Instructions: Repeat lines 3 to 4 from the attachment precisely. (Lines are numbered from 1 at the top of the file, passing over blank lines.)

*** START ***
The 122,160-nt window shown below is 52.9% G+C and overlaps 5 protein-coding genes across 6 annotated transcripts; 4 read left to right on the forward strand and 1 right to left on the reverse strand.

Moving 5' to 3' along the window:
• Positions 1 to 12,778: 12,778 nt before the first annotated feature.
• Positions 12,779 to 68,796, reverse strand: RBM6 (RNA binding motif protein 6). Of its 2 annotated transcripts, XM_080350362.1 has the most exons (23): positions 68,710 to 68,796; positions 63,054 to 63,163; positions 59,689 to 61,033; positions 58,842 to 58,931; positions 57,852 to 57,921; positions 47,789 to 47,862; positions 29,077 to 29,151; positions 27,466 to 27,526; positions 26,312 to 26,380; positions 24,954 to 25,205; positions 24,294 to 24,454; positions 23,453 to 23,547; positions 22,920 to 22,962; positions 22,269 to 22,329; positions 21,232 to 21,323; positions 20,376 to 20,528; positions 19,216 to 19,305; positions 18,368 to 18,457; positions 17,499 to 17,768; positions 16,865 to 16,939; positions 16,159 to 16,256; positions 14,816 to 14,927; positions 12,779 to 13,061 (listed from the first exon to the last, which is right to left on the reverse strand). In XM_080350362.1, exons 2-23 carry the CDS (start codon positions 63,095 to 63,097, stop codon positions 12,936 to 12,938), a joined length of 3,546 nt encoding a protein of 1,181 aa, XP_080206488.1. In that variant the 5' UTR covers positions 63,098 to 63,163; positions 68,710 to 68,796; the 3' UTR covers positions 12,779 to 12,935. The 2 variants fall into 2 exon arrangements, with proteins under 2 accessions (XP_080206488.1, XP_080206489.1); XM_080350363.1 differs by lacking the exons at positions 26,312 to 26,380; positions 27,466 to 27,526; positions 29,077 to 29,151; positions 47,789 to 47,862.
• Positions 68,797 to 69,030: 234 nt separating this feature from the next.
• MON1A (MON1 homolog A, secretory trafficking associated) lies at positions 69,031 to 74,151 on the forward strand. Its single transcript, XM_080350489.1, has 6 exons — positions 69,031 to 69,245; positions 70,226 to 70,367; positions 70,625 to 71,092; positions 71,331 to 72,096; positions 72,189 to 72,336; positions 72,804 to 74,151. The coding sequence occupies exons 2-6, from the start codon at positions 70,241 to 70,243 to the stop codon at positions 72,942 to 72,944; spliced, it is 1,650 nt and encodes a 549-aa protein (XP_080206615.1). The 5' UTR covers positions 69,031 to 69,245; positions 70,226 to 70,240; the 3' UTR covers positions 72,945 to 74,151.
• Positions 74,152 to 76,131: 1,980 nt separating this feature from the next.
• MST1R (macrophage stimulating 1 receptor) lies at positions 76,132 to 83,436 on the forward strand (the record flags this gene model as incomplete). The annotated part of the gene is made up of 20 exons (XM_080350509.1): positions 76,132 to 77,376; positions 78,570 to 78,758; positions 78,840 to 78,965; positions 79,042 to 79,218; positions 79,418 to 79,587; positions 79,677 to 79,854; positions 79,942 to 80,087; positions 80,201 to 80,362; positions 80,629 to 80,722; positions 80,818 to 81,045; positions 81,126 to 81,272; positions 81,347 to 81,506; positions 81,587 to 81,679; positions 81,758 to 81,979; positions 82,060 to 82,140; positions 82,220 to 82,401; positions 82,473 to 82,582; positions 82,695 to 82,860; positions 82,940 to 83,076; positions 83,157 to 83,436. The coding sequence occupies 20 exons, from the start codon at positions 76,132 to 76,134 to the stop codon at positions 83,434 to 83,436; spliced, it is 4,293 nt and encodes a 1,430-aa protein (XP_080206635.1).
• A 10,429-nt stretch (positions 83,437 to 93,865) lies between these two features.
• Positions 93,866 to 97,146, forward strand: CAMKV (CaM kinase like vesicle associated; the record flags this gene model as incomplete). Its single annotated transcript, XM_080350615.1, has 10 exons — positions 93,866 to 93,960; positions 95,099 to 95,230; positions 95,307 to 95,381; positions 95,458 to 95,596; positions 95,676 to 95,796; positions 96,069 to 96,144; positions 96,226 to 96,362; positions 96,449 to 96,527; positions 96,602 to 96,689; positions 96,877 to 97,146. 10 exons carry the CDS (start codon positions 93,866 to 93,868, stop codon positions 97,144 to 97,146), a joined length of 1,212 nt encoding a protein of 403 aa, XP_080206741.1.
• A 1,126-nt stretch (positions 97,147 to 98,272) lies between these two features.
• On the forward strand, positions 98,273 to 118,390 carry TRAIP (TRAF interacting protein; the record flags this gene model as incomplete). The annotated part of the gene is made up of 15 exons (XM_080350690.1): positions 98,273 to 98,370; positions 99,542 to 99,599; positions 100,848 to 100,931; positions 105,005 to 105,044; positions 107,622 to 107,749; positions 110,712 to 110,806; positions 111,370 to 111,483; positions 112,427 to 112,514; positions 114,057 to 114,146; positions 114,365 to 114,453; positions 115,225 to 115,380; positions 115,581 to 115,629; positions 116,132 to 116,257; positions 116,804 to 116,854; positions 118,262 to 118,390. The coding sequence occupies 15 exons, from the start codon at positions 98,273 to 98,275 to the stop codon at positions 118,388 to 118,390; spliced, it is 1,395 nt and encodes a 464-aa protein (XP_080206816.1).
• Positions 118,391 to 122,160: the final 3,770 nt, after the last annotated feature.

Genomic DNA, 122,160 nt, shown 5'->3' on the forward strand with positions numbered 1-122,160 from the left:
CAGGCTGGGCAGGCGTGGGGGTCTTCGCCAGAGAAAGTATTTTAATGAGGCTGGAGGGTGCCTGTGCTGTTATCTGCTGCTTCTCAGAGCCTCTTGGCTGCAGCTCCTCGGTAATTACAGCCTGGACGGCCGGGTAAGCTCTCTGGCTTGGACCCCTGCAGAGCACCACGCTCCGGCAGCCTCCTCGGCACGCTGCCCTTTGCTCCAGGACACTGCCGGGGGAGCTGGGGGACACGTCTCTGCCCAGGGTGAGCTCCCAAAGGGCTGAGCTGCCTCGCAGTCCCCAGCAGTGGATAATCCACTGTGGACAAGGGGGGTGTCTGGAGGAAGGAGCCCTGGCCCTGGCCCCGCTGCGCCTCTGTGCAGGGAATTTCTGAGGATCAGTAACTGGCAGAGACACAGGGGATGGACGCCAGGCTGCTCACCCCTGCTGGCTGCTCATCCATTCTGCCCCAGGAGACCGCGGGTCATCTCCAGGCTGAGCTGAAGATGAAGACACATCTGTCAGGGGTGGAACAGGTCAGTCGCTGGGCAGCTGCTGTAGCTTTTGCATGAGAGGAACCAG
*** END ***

• Positions 1 to 12,778: 12,778 nt before the first annotated feature.
• Positions 12,779 to 68,796, reverse strand: RBM6 (RNA binding motif protein 6). Of its 2 annotated transcripts, XM_080350362.1 has the most exons (23): positions 68,710 to 68,796; positions 63,054 to 63,163; positions 59,689 to 61,033; positions 58,842 to 58,931; positions 57,852 to 57,921; positions 47,789 to 47,862; positions 29,077 to 29,151; positions 27,466 to 27,526; positions 26,312 to 26,380; positions 24,954 to 25,205; positions 24,294 to 24,454; positions 23,453 to 23,547; positions 22,920 to 22,962; positions 22,269 to 22,329; positions 21,232 to 21,323; positions 20,376 to 20,528; positions 19,216 to 19,305; positions 18,368 to 18,457; positions 17,499 to 17,768; positions 16,865 to 16,939; positions 16,159 to 16,256; positions 14,816 to 14,927; positions 12,779 to 13,061 (listed from the first exon to the last, which is right to left on the reverse strand). In XM_080350362.1, exons 2-23 carry the CDS (start codon positions 63,095 to 63,097, stop codon positions 12,936 to 12,938), a joined length of 3,546 nt encoding a protein of 1,181 aa, XP_080206488.1. In that variant the 5' UTR covers positions 63,098 to 63,163; positions 68,710 to 68,796; the 3' UTR covers positions 12,779 to 12,935. The 2 variants fall into 2 exon arrangements, with proteins under 2 accessions (XP_080206488.1, XP_080206489.1); XM_080350363.1 differs by lacking the exons at positions 26,312 to 26,380; positions 27,466 to 27,526; positions 29,077 to 29,151; positions 47,789 to 47,862.